Hemasiri Fernando’s accusations, directed at former President Sirisena, reminded the writer of one of Fernando’s predecessors, Austin Fernando, appearing before the Lessons Learnt and Reconciliation Commission (LLRC), in August 2010. One time top civil servant, Austin Fernando, acknowledged that there hadn’t been proper consultations between the government and the military before the finalization of Oslo-arranged Ceasefire Agreement (CFA). Testifying before LLRC, headed by one-time Attorney General C.R. de Silva, Austin Fernando claimed in spite of him being the Secretary Ministry of Defence he didn’t enjoy the authority to intervene, though the CFA dealt with national security matters. Fernando also denied having a hand in preparing the CFA. Fernando took up the position that, in spite of serious concerns expressed by the top brass, the UNF government of Premier Ranil Wickremesinghe went ahead with the Norwegian hatched project regardless of the consequences.

The writer covered the LLRC throughout its sittings at the Kadirgamar Institute. At one point when Fernando claimed that he hadn’t been involved in drafting the CFA, LLRC Chairman shot back “no Sri Lankan was involved in the process.” Austin Fernando also blamed the Norwegians and the Sri Lanka Monitoring Mission (SLMM) for failing to implement the CFA properly (Lessons Learnt and Reconciliation Commission: Now ex-Defence Secy slams CFA – The Island, August 19, 2010).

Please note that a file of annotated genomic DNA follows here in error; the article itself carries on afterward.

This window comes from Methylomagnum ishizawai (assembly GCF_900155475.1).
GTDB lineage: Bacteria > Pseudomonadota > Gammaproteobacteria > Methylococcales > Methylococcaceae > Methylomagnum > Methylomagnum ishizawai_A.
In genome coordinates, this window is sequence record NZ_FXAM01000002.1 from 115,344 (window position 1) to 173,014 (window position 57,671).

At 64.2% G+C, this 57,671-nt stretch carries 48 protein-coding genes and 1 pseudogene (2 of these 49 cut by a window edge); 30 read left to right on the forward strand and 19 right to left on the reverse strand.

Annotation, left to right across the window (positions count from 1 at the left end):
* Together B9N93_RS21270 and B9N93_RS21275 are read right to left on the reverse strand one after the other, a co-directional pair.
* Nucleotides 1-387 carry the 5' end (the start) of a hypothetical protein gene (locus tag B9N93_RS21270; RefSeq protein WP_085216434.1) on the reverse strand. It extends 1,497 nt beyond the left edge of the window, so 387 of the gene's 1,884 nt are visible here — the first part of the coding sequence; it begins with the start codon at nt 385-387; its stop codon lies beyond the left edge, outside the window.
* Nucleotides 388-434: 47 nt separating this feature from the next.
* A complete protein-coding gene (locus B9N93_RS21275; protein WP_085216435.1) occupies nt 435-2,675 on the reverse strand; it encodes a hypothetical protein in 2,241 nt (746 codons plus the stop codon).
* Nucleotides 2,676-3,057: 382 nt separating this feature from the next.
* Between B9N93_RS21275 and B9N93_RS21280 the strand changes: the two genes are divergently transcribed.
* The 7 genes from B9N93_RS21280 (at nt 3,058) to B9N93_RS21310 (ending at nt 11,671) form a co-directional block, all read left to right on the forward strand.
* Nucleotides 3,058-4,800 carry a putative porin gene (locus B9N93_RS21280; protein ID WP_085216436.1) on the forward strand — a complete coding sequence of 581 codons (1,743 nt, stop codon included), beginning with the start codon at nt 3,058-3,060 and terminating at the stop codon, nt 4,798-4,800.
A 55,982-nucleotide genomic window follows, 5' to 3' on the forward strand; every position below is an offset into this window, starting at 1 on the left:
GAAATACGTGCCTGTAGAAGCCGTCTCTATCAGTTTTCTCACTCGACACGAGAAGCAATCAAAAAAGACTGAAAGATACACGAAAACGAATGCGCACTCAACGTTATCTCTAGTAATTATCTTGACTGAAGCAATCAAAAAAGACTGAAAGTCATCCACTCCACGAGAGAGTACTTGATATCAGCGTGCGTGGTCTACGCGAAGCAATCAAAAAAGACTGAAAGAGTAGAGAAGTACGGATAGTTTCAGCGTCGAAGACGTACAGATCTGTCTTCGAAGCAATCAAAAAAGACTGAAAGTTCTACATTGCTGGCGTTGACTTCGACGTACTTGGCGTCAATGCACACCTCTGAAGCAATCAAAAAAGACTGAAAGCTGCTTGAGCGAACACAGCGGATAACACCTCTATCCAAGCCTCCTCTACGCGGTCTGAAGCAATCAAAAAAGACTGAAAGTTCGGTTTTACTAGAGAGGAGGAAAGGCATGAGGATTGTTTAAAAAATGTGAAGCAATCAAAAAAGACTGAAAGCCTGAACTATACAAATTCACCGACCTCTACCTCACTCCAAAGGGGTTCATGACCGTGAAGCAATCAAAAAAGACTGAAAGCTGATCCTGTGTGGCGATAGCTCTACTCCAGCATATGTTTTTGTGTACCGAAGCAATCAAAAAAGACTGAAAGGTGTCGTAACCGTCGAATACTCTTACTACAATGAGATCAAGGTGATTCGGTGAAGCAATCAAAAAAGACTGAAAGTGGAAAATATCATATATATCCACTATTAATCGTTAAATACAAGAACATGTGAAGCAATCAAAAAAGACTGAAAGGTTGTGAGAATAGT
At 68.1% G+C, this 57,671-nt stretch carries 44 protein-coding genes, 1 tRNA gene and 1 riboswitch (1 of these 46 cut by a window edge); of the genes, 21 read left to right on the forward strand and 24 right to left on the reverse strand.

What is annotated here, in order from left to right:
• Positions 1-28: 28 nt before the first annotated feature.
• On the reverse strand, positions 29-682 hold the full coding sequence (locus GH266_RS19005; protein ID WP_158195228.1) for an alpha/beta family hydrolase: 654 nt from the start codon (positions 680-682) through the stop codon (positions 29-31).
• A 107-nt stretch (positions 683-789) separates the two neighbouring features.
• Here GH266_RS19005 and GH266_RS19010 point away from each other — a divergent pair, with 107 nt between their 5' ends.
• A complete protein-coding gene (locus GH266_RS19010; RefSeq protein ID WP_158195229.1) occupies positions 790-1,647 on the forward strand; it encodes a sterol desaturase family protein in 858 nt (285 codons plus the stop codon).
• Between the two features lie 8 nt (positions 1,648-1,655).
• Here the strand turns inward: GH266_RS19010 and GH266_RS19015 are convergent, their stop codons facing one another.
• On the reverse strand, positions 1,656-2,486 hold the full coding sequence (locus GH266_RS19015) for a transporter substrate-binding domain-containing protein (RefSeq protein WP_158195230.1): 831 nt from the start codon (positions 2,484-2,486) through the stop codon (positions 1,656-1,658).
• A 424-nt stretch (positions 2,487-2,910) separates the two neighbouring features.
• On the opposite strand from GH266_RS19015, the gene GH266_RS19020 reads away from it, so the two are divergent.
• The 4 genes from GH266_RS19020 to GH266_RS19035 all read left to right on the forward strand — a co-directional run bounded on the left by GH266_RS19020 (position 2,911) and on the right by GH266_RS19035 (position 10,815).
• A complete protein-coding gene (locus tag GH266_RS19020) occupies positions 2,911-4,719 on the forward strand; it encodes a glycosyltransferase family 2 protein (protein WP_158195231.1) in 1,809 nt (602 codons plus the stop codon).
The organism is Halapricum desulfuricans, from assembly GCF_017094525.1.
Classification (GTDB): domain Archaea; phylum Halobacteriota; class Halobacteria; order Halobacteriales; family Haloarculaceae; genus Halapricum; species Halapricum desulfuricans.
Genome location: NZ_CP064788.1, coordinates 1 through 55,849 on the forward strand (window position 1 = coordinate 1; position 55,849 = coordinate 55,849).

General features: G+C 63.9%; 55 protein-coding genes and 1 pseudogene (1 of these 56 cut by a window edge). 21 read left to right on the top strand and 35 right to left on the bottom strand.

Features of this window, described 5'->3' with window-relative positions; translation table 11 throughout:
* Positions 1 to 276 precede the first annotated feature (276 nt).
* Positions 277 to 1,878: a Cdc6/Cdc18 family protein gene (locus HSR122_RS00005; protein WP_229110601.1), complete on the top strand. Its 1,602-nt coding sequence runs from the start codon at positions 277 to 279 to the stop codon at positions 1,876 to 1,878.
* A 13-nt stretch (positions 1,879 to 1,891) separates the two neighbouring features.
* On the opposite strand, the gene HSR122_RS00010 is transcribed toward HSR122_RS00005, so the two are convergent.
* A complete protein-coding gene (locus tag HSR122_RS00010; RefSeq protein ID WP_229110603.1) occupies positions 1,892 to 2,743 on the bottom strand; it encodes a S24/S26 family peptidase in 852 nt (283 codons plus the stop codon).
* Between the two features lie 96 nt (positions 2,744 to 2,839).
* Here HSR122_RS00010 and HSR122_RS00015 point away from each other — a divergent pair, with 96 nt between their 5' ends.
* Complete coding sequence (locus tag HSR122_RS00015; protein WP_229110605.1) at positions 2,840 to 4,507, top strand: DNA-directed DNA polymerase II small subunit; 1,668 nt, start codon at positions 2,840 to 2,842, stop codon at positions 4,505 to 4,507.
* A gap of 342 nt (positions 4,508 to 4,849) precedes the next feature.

The UNP proceeded with the CFA agreement, at the expense of national security, and jeopardising the country’s fate. The government bent backwards to appease the LTTE, following the signing of the CFA. The government, on March 31, 2002, closed down ‘Wanni Sevaya’ which was in operation for the benefit of the armed forces and the police, while allowing the LTTE to import state-of-the-art equipment to expand its radio.

When Security Forces Commander, Jaffna Maj. Gen. Sarath Fonseka strongly opposed the reduction of high security zones in the north, without the required security guarantees, from the LTTE, the government engaged a retired Indian General to review the ground situation in the Jaffna peninsula. The government move drew widespread condemnation though Wickremesinghe blindly pushed ahead with it, believing the self-appointed international community.

 

Merril G on security fiasco